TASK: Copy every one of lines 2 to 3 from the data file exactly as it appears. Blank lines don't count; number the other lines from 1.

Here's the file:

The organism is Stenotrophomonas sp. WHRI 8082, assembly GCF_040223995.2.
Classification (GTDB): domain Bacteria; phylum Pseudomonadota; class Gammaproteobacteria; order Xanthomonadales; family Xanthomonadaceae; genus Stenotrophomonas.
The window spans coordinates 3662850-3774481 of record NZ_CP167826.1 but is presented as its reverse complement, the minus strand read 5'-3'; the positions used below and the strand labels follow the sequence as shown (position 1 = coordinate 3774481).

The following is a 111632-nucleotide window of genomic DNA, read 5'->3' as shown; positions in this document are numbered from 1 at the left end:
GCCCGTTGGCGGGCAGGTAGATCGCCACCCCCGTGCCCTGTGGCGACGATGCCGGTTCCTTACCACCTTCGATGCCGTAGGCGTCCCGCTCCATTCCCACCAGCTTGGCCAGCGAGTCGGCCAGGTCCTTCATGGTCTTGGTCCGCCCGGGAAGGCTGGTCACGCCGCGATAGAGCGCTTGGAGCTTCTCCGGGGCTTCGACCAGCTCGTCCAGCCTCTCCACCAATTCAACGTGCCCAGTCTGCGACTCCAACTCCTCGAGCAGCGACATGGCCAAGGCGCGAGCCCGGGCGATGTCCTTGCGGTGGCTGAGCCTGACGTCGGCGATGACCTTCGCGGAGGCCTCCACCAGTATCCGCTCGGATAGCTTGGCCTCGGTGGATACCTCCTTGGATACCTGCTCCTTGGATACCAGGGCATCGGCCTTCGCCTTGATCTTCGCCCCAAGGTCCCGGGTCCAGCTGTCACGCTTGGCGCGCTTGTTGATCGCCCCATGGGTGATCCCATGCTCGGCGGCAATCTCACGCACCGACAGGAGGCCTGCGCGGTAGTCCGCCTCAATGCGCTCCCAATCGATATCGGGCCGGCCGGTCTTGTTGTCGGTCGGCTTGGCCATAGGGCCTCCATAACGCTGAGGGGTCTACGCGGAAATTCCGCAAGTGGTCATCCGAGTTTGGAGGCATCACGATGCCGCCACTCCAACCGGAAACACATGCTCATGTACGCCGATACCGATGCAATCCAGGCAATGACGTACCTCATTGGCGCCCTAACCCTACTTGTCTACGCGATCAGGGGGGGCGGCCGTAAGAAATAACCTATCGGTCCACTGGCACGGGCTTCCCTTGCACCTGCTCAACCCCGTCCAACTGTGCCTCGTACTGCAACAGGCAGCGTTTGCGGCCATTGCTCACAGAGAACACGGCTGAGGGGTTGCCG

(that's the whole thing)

Classification (GTDB): domain Bacteria; phylum Pseudomonadota; class Gammaproteobacteria; order Xanthomonadales; family Xanthomonadaceae; genus Stenotrophomonas.
The window spans coordinates 3662850-3774481 of record NZ_CP167826.1 but is presented as its reverse complement, the minus strand read 5'-3'; the positions used below and the strand labels follow the sequence as shown (position 1 = coordinate 3774481).